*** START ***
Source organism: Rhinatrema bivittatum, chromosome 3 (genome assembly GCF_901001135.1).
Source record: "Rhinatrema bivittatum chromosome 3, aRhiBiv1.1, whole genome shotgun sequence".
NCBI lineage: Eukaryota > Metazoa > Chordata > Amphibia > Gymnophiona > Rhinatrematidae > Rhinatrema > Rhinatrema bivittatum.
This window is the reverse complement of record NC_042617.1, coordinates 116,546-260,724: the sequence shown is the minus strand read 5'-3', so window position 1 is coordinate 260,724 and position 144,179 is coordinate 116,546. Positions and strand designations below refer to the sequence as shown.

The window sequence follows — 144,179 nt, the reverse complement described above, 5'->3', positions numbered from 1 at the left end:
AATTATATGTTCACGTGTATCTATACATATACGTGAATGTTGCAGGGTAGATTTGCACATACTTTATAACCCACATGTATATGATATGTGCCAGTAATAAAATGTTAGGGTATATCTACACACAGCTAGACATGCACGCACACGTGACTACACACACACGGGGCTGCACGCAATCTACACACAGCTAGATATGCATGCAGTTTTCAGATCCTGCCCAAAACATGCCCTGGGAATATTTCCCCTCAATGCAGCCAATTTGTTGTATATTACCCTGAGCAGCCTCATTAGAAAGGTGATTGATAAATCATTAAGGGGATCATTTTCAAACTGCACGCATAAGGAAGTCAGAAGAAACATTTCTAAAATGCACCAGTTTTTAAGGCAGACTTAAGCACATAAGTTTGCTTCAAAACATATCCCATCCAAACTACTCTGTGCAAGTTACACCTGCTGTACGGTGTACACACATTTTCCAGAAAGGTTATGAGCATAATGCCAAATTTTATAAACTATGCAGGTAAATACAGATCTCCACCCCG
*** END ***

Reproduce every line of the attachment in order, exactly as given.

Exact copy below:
Source organism: Rhinatrema bivittatum, chromosome 3 (genome assembly GCF_901001135.1).
Source record: "Rhinatrema bivittatum chromosome 3, aRhiBiv1.1, whole genome shotgun sequence".
NCBI lineage: Eukaryota > Metazoa > Chordata > Amphibia > Gymnophiona > Rhinatrematidae > Rhinatrema > Rhinatrema bivittatum.
This window is the reverse complement of record NC_042617.1, coordinates 116,546-260,724: the sequence shown is the minus strand read 5'-3', so window position 1 is coordinate 260,724 and position 144,179 is coordinate 116,546. Positions and strand designations below refer to the sequence as shown.

The window sequence follows — 144,179 nt, the reverse complement described above, 5'->3', positions numbered from 1 at the left end:
AATTATATGTTCACGTGTATCTATACATATACGTGAATGTTGCAGGGTAGATTTGCACATACTTTATAACCCACATGTATATGATATGTGCCAGTAATAAAATGTTAGGGTATATCTACACACAGCTAGACATGCACGCACACGTGACTACACACACACGGGGCTGCACGCAATCTACACACAGCTAGATATGCATGCAGTTTTCAGATCCTGCCCAAAACATGCCCTGGGAATATTTCCCCTCAATGCAGCCAATTTGTTGTATATTACCCTGAGCAGCCTCATTAGAAAGGTGATTGATAAATCATTAAGGGGATCATTTTCAAACTGCACGCATAAGGAAGTCAGAAGAAACATTTCTAAAATGCACCAGTTTTTAAGGCAGACTTAAGCACATAAGTTTGCTTCAAAACATATCCCATCCAAACTACTCTGTGCAAGTTACACCTGCTGTACGGTGTACACACATTTTCCAGAAAGGTTATGAGCATAATGCCAAATTTTATAAACTATGCAGGTAAATACAGATCTCCACCCCG